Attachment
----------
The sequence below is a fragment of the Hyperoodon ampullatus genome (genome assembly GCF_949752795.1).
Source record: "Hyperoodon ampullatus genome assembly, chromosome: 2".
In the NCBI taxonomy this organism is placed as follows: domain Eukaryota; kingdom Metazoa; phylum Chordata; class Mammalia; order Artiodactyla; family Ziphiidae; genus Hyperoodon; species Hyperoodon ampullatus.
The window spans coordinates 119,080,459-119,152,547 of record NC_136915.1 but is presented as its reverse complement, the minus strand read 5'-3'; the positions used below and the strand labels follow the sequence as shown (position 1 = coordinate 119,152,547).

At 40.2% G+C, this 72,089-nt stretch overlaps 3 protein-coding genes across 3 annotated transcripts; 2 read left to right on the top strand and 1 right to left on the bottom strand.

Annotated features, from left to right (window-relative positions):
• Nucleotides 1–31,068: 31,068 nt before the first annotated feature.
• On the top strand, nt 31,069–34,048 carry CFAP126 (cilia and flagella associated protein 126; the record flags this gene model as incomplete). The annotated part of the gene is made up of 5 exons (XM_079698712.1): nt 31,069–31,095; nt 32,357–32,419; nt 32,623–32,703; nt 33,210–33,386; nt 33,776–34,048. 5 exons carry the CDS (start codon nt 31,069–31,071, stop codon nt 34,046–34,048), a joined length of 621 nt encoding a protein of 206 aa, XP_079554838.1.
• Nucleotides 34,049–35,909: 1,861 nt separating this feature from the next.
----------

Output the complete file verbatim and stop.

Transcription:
The sequence below is a fragment of the Hyperoodon ampullatus genome (genome assembly GCF_949752795.1).
Source record: "Hyperoodon ampullatus genome assembly, chromosome: 2".
In the NCBI taxonomy this organism is placed as follows: domain Eukaryota; kingdom Metazoa; phylum Chordata; class Mammalia; order Artiodactyla; family Ziphiidae; genus Hyperoodon; species Hyperoodon ampullatus.
The window spans coordinates 119,080,459-119,152,547 of record NC_136915.1 but is presented as its reverse complement, the minus strand read 5'-3'; the positions used below and the strand labels follow the sequence as shown (position 1 = coordinate 119,152,547).

At 40.2% G+C, this 72,089-nt stretch overlaps 3 protein-coding genes across 3 annotated transcripts; 2 read left to right on the top strand and 1 right to left on the bottom strand.

Annotated features, from left to right (window-relative positions):
• Nucleotides 1–31,068: 31,068 nt before the first annotated feature.
• On the top strand, nt 31,069–34,048 carry CFAP126 (cilia and flagella associated protein 126; the record flags this gene model as incomplete). The annotated part of the gene is made up of 5 exons (XM_079698712.1): nt 31,069–31,095; nt 32,357–32,419; nt 32,623–32,703; nt 33,210–33,386; nt 33,776–34,048. 5 exons carry the CDS (start codon nt 31,069–31,071, stop codon nt 34,046–34,048), a joined length of 621 nt encoding a protein of 206 aa, XP_079554838.1.
• Nucleotides 34,049–35,909: 1,861 nt separating this feature from the next.